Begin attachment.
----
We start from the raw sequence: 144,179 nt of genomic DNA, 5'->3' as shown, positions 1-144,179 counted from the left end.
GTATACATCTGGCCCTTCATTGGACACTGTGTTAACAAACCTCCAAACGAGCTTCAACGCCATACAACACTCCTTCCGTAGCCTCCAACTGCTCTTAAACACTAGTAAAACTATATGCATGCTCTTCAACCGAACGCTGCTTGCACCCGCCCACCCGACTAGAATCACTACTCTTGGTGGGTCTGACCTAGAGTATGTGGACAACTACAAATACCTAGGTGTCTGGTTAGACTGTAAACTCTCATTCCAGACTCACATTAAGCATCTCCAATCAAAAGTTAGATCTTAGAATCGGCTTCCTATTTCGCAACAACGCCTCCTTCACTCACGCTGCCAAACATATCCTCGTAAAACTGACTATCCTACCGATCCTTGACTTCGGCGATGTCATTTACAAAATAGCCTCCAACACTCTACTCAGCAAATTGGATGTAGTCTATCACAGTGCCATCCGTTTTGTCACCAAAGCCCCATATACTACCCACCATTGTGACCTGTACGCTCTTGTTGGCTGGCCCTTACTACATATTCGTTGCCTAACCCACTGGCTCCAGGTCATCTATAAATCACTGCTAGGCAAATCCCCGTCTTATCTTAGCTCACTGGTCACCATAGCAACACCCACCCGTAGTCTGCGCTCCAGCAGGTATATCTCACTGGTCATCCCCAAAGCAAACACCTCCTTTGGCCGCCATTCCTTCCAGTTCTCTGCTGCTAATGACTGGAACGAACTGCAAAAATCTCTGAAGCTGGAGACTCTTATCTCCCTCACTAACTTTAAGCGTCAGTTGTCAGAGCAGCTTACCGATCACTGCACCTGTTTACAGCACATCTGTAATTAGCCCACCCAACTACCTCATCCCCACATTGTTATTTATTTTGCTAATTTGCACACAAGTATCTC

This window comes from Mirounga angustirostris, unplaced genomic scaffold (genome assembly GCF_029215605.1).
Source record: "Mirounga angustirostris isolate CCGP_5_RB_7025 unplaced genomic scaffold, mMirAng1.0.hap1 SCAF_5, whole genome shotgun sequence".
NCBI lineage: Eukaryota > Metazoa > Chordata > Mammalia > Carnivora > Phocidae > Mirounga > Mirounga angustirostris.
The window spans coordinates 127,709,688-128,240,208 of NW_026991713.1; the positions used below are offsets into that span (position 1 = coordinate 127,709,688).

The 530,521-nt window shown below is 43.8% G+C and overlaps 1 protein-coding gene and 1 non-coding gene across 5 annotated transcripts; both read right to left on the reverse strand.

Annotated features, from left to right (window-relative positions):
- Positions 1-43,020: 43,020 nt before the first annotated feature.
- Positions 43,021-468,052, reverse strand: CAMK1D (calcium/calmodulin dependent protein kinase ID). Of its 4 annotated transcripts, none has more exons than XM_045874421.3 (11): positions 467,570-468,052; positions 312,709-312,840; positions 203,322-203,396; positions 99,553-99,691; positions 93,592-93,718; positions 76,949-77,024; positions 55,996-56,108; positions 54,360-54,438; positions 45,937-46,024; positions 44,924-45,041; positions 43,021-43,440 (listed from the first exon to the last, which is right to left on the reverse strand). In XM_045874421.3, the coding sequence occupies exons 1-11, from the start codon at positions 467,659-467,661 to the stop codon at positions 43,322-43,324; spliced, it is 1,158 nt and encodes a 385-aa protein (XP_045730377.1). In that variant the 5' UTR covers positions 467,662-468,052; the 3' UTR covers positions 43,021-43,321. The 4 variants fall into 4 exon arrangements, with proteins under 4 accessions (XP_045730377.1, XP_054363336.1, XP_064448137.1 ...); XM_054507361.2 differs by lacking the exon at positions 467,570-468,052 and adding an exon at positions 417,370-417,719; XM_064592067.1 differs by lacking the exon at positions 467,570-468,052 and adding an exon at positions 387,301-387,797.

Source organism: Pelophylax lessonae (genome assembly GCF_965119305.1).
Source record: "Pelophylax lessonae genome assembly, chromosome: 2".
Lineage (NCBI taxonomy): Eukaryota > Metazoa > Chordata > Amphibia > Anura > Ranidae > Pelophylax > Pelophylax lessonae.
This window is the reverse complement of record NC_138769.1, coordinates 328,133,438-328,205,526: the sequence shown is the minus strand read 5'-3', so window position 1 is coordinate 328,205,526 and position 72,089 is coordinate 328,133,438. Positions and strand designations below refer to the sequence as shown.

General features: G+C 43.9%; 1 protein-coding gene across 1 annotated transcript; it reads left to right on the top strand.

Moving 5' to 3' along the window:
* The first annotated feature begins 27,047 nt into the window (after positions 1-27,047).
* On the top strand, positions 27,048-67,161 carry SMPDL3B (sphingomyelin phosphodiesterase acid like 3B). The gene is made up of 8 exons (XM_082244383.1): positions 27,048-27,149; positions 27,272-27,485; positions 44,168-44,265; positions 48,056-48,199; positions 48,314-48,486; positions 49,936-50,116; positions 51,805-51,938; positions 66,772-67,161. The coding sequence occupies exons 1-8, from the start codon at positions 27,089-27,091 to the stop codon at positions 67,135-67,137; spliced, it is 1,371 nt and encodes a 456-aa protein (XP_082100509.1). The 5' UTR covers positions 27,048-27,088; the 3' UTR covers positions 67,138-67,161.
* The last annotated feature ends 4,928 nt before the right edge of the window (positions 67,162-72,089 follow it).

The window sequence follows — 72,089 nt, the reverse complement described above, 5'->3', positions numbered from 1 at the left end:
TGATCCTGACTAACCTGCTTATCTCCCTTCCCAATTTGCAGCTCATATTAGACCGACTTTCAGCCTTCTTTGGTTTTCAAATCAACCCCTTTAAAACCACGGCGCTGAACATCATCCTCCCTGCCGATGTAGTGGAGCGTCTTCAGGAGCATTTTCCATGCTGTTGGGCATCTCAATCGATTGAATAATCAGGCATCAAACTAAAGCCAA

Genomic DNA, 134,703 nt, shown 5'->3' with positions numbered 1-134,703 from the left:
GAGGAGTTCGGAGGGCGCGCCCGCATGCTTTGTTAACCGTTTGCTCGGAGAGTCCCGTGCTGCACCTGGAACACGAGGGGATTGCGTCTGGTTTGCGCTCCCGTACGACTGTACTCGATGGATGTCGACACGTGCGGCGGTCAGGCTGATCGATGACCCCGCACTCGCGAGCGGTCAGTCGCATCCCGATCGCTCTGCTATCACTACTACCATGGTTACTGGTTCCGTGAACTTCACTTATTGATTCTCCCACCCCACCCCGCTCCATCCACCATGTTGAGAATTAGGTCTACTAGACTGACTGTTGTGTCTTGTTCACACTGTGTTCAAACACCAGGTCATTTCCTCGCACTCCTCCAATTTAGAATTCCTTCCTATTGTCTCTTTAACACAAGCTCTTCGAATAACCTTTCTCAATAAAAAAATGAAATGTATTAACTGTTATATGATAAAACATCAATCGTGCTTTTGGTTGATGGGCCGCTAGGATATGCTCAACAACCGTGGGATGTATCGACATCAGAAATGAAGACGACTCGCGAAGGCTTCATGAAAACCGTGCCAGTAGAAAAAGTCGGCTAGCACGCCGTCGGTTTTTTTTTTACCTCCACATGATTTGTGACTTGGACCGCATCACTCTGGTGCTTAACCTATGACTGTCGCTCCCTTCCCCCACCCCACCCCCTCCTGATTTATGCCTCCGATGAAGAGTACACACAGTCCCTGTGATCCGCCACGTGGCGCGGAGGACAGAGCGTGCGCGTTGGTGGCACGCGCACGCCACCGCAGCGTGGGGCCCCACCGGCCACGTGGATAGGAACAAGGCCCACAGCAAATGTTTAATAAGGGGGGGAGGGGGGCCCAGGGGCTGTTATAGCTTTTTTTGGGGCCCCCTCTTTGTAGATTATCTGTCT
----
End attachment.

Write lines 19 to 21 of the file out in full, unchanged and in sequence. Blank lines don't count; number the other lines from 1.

* The last annotated feature ends 4,928 nt before the right edge of the window (positions 67,162-72,089 follow it).

The window sequence follows — 72,089 nt, the reverse complement described above, 5'->3', positions numbered from 1 at the left end:
TGATCCTGACTAACCTGCTTATCTCCCTTCCCAATTTGCAGCTCATATTAGACCGACTTTCAGCCTTCTTTGGTTTTCAAATCAACCCCTTTAAAACCACGGCGCTGAACATCATCCTCCCTGCCGATGTAGTGGAGCGTCTTCAGGAGCATTTTCCATGCTGTTGGGCATCTCAATCGATTGAATAATCAGGCATCAAACTAAAGCCAA